Congress Axes a Lifeline for Small Colleges
The demise of a long-standing college loan program will hit the bottom line at small colleges and standalone law schools especially hard, a new report shows.
The Perkins Loan program, the U.S. government’s oldest student aid program, expired two weeks ago, leaving small schools that depend on tuition without a lifeline. Expect “greater pressure on university financial aid budgets and enrollment volatility” at those institutions, said the report, published on Thursday by Moody's, the credit rating agency.
Senator Lamar Alexander, a Republican from Tennessee, said the Perkins Loan Program, launched in 1958, was “outdated and unnecessary” and refused to allow the Senate to vote on an extension of the program. Perkins loans were disbursed based on a complicated formula that included the level of student need and how much money a school had historically received through the program. The student need level, however, had been calculated partly based on tuition, so schools that charge their students a lot tended to benefit more from the program, said Ben Miller, an education expert at the Center for American Progress.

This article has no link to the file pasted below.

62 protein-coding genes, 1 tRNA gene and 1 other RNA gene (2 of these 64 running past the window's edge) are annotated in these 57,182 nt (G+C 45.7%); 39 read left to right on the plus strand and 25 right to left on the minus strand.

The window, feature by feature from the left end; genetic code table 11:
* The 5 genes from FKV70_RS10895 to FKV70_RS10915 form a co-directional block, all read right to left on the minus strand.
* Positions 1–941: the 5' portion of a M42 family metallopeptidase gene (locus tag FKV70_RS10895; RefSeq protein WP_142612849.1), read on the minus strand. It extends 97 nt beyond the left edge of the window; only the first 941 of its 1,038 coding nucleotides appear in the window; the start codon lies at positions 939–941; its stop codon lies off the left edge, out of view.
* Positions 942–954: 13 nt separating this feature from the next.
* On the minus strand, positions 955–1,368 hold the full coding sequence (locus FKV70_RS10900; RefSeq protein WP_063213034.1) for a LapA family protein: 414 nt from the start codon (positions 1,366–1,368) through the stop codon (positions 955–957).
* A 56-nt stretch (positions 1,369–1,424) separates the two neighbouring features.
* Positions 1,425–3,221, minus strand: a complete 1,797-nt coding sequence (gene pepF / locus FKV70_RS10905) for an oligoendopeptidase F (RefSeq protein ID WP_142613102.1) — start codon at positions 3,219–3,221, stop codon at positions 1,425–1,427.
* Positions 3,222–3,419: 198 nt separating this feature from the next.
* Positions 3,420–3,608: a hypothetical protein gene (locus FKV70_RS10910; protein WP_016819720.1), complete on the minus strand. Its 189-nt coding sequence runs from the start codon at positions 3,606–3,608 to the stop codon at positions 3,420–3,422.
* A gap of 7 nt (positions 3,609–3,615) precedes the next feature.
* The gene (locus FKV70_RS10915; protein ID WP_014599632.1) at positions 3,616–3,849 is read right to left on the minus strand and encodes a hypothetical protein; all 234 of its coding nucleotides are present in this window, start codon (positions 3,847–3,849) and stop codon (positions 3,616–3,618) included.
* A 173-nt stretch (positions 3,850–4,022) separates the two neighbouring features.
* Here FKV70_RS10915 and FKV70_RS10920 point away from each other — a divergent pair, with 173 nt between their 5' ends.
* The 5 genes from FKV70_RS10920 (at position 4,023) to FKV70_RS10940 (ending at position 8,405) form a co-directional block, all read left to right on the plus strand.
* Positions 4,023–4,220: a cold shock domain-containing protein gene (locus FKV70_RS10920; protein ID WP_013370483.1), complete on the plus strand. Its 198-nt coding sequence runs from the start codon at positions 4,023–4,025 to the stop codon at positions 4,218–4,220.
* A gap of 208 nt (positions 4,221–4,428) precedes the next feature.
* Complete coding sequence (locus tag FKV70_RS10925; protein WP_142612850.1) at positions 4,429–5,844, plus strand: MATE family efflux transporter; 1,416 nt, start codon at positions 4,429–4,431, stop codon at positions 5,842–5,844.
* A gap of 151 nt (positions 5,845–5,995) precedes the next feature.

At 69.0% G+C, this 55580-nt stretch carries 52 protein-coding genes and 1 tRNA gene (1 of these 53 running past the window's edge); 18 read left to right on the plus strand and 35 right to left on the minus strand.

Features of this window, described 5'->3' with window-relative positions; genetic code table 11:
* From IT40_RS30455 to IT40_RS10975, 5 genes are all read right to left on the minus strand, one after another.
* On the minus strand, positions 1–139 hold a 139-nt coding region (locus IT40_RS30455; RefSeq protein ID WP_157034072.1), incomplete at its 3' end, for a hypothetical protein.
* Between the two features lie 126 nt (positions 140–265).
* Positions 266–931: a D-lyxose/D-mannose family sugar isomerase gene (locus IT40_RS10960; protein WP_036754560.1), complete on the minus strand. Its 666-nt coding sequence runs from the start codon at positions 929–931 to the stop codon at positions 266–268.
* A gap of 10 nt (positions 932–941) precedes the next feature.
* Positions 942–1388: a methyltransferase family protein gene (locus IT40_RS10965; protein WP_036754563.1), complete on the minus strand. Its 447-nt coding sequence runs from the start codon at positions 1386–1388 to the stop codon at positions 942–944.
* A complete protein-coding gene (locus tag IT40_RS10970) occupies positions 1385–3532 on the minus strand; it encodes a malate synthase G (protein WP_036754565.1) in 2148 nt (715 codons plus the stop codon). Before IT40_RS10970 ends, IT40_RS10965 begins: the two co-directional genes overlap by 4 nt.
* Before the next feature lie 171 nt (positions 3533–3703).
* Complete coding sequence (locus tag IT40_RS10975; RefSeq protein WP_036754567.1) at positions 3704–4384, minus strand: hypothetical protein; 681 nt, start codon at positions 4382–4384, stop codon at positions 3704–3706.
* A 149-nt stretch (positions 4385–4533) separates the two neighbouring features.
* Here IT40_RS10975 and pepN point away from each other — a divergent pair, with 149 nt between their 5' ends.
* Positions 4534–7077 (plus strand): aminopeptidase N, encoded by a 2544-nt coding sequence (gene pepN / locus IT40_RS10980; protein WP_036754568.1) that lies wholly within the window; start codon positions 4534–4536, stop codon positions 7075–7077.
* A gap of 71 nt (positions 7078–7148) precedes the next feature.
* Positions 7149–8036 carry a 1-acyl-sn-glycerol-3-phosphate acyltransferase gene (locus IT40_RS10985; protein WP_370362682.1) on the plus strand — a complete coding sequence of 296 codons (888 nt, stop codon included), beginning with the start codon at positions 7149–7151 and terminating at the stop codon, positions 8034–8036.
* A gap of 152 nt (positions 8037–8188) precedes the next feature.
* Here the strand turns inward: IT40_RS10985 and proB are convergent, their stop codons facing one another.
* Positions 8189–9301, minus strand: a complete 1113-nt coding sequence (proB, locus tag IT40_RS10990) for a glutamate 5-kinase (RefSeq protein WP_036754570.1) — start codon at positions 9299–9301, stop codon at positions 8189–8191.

“Everything about the formula and its distribution was designed to give lots of money to schools that do not need it as much,” Miller said. “The program desperately needed a new formula to make it more equitable.”
The loans only accounted for $1.2 billion of the $150 billion in aid the government doles out to colleges annually. But Moody’s says the aid supported a significant chunk of low-income students, who may not have gone to the schools without the extra funds. For small, private colleges that are already having trouble keeping their dorm rooms filled, the loss will be particularly acute.
“Impact on enrollment will be most significant for small private liberal arts colleges,” Moody’s wrote. At Earlham College, in Richmond, Ind., 41 percent of full-time students depend on Perkins loans, the report said. A third of students take out the loans at Wheaton College in Massachusetts.
Some law schools are also staring down scary numbers. At the University of California, Hastings College of the Law, for example, 7 percent of revenue comes from Perkins loans — but 80 percent of students rely on them.